Deposits and currency exchange rates

As a Canadian player currency exchange rates are something you’ll need to consider when choosing a casino to play at. Not all online casinos who accept Canadian players support CAD as a currency, and so you might have to play with EUR, or another currency the casino supports. This can mean that you and up paying quite a lot more for your deposit than what you had planned, as you might also have to pay for the exchange of your money. Not only does the rate itself for the exchange play a role, but there might also be fees on top of that, both for deposits and withdrawals.

Play with Canadian Dollars

The best option is to choose a casino that is localized for the Canadian market, by supporting the usage of CAD. Not only will this allow you to skip a lot of the exchange fees, but it will most often also give you access to use typical Canadian deposit methods, such as Interac, Instadebit and iDebit. The biggest advantage is in the exchange, as it can be a costly affair to pay for the exchange of your currency both when you add money, and when you cash-out.

However, just because you play with Canadian Dollars it doesn’t necessarily mean that there will be no exchange. Most casinos use Euros as their home currency, simply because most online casinos we play at are based in Malta or Cyprus, where they use Euros. When you deposit money into the casino account the money doesn’t end up in your playing account, as what is shown there is just the value you have. The actual money ends up in a bank account, used solely to hold players funds, and often this account is on Euros only. This means your funds are being exchanged. In some cases the casino holds several different bank accounts, to be able to hold money in different currencies, and if they have a separate account for CAD you are off the hook when it comes to exchange rates. If not you will have to consider the current exchange rates. But, even if the casinos are informing you that there might be extra fees connected to the transfer to take into account the exchange rate, it often doesn’t always apply, as the casino will cover these costs for you.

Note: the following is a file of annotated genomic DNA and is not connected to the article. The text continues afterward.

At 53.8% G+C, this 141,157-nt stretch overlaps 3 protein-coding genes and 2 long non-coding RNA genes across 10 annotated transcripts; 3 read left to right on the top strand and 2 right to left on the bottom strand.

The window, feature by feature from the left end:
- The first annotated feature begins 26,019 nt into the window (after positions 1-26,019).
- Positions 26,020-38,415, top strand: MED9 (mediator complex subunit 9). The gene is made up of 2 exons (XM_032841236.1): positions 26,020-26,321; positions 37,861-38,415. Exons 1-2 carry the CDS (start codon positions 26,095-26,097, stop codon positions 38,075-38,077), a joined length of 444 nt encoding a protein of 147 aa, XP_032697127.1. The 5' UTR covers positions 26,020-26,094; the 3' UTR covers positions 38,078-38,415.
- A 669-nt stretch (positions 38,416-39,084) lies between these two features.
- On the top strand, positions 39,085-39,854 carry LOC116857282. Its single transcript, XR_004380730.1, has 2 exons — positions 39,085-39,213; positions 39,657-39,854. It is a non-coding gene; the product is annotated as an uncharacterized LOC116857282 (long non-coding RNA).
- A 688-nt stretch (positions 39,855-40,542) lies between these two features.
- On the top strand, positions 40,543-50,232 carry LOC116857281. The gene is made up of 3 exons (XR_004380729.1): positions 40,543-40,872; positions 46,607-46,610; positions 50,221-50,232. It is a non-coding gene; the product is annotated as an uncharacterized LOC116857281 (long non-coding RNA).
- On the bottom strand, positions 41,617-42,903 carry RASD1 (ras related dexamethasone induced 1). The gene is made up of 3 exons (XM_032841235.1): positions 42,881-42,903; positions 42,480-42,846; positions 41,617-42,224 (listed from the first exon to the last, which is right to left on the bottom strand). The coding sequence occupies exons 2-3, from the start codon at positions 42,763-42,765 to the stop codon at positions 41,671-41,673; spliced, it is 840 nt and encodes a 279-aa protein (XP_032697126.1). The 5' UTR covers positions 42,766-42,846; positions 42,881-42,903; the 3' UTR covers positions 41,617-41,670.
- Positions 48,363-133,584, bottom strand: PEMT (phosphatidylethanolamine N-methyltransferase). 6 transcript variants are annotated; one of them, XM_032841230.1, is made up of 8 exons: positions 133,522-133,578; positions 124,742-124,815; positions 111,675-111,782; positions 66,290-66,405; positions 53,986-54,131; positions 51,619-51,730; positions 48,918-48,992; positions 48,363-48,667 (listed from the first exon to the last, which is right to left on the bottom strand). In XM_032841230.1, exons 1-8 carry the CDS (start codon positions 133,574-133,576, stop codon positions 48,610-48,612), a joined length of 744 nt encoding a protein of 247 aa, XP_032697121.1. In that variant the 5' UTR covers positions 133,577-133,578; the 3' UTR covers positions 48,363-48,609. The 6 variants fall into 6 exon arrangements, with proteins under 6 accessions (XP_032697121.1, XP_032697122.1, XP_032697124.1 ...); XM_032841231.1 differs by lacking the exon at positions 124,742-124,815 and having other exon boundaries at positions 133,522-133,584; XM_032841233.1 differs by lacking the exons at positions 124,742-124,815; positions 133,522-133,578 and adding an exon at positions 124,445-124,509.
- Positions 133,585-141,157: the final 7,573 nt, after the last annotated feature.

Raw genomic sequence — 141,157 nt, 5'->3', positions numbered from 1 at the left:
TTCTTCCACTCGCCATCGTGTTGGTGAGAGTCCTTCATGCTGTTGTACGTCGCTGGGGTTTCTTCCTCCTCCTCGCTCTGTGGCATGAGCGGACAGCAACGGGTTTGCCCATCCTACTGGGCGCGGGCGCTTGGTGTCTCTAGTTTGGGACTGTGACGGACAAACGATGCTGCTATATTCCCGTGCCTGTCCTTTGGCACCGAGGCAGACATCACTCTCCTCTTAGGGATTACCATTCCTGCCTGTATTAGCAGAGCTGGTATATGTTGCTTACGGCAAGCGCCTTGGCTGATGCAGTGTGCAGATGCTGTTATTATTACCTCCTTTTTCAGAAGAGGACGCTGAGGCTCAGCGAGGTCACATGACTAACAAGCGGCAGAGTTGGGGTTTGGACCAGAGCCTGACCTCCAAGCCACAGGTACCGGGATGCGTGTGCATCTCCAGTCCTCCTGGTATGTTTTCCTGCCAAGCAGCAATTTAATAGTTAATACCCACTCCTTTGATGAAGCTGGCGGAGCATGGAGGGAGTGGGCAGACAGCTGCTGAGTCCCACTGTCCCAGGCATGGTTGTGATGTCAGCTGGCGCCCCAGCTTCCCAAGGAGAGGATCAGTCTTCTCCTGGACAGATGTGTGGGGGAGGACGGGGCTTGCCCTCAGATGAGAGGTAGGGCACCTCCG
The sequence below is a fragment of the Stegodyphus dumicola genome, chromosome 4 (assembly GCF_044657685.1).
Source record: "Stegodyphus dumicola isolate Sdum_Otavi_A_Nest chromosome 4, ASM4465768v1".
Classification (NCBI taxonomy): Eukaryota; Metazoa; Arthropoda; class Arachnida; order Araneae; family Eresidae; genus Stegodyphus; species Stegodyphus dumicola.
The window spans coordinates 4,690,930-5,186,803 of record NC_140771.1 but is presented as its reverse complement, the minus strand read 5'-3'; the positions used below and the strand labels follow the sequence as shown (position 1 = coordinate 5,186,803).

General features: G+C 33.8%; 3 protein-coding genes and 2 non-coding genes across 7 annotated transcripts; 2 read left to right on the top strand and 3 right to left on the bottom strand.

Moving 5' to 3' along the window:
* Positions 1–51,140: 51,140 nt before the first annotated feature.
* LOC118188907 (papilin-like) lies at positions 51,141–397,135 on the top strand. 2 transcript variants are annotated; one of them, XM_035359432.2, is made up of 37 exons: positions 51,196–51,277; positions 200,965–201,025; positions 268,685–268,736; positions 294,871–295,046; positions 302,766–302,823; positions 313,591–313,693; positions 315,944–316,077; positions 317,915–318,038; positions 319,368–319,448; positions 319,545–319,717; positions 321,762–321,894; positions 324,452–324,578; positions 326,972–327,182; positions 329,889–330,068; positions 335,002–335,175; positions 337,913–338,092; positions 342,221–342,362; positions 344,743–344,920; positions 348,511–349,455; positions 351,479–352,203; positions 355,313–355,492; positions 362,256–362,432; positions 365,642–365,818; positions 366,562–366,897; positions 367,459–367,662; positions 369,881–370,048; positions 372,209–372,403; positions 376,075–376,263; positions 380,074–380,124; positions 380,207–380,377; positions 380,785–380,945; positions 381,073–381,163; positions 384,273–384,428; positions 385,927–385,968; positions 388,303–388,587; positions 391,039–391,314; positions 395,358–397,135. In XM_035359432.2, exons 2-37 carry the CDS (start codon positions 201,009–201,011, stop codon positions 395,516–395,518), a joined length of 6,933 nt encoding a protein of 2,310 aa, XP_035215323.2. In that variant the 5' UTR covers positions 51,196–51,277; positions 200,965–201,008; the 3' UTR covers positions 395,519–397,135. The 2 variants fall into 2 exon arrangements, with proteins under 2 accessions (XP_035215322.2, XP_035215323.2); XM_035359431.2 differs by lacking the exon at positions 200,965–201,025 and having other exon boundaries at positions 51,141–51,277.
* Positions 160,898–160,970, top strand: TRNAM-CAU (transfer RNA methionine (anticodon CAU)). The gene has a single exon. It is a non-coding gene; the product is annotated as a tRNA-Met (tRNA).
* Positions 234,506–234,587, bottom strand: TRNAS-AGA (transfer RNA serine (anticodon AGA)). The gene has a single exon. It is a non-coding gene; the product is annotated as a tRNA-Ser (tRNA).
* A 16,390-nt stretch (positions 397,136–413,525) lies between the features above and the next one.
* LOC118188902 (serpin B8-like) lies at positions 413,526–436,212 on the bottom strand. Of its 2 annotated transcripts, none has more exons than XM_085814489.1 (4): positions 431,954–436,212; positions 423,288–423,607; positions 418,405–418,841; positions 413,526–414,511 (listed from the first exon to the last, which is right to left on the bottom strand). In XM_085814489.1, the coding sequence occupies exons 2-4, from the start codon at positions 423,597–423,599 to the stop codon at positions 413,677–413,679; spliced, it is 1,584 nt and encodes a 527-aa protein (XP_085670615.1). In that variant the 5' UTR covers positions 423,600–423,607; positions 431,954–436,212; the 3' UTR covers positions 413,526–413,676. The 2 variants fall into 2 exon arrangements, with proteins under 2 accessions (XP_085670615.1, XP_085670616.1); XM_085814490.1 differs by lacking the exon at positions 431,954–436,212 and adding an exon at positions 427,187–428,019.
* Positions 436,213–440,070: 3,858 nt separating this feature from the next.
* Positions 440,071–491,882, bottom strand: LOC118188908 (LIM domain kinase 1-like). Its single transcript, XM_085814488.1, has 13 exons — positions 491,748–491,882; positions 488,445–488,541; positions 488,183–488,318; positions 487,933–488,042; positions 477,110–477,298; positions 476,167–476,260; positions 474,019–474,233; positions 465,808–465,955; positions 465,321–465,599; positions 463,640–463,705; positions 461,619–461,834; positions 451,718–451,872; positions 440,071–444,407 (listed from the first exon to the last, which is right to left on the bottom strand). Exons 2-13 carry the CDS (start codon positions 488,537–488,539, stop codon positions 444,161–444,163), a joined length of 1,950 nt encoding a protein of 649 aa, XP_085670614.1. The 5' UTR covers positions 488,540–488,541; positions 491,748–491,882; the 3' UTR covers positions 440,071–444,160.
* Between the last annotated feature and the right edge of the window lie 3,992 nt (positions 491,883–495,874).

Keep an eye on your bets

Perhaps the most dangerous part of playing with a different currency than the one you are used to is that it can get hard to keep track of how much you are actually playing for. Most casinos keep it simple and use an exchange rate that equals 1 CAD to 1 EUR. This makes it easy to make out welcome offers and deposit limits, as they only have to change the CAD to EUR, but keep the amounts as they are.

If you play with EUR as a currency you will have to check the currency exchange rate yourself, to make sure you are not betting more than what you intended. If you use the same exchange rate as the casinos tend to calculate after you’ll end up spending 50% more than what you had planned, as 1 EUR actually is almost 1.50 CAD. This means that if you are spinning on a slot with 1 EUR bets, you fact betting much more. Just over 50 such spins, you’ll have spent C$25 more than if you had played for your own currency, so the money adds up quickly. When you make your deposits it works the same way. Make sure to check what the EUR is worth, before entering in the amount you wanted to deposit in CAD.

Don’t get fooled by the free exchange for deposits

As mentioned a lot of casinos will cover the exchange fees for you, which might lead to you thinking that there is no harm in playing with EUR instead of CAD. When it comes to deposits this is true, as long as you keep track of your bets. When it comes to withdrawals, on the other hand, things are a bit different. If you cash-out in EUR to a bank account in CAD, you will get some fees to pay, and this isn’t necessarily cheap.

Even though the casino you play at will cover all extra costs on their end, they will never cover the costs your bank adds on. If you receive a EUR payment into a CAD account, your bank will perform an exchange, and this is usually not something they do for free. Some banks have a fixed rate for an exchange, while others take a percentage, and some even take both. This means you might end up getting far less than what you thought you would from your casino withdrawal. If you intend to play at a casino that doesn’t support Canadian Dollars it might be beneficial to open up a separate account with another currency so you don’t have to pay all of these extra fees, or better yet an e-wallet that can hold several currencies, such as a Revolut account.

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